The old America wanted to bring daylight to others. Now the US president believes his country should be paid to intervene militarily in the Middle East – and then paid to leave.
By Robert Fisk and cross-posted from The Independent.
By the time Donald Trump was condemning environmentalists as the “perennial prophets of doom” in Davos, his impeachment trial was opening in Washington. But quite by chance, at that very moment, I was reading a new edition of a book by a child survivor of the 1915 Armenian Holocaust which, hauntingly and poetically, said more about America than anything Trump – or Congress – could ever utter.
Leon Surmelian lost both his parents in 1915 and, just after the Second World War, he published I Ask You, Ladies and Gentlemen with the kind of horrific detail that only accounts of the Jewish Holocaust, a quarter of a century later, normally include. He remembered the naked and mutilated body of a young woman in a Turkish river – “her long hair floated down the current” – and “a human arm caught in the roots of a tree” and “a long, long band of frothy blood clinging to [the river] banks”. No wonder Israeli Jews speak today of the Armenian “Shoah” – the Holocaust, in Hebrew – which first struck the Christians of Ottoman Turkey.
But it was Surmelian’s salvation when he travelled later to Constantinople and visited the US-run Robert College, on a hill near Istanbul’s Castle of Rome, that caught my attention in his book. The college, now 154 years old and still perched between the two Bosporus bridges, coeducational and independent, deeply impressed the young Armenian whose dream was to go to America.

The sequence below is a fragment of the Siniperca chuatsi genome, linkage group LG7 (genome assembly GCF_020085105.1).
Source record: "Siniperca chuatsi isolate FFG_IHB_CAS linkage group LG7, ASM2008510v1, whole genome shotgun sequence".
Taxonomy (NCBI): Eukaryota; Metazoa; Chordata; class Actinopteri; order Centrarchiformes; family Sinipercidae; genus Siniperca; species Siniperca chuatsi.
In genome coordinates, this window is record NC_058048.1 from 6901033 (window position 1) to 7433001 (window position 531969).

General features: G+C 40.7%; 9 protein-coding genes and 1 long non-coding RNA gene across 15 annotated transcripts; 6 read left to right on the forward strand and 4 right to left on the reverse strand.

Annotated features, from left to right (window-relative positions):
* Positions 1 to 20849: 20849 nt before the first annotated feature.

Here is what he wrote:
“The campus of Robert College … with its modern buildings, laboratories, gymnasium, tennis courts, track field, was an impressive example of American education. Nowhere in the city were there such fine school buildings, such an exhibit of wealth and education for the training of youth. But to me the most remarkable thing about it was this: here Armenian and Greek boys sat in the same classroom with Turkish boys, were … in daily contact as members of one civilised society, with no fights, no racial catcalls between them. There were also Bulgarian, Russian, Jewish, English, Persian students, all living in harmony. As America had no territorial ambitions in our part of the world, she enjoyed a unique moral authority. And more than the mechanical wonders, the industrial progress and power of America was this moral authority, possessed by no other nation on earth. In my own mind, the concept of America was based on that…”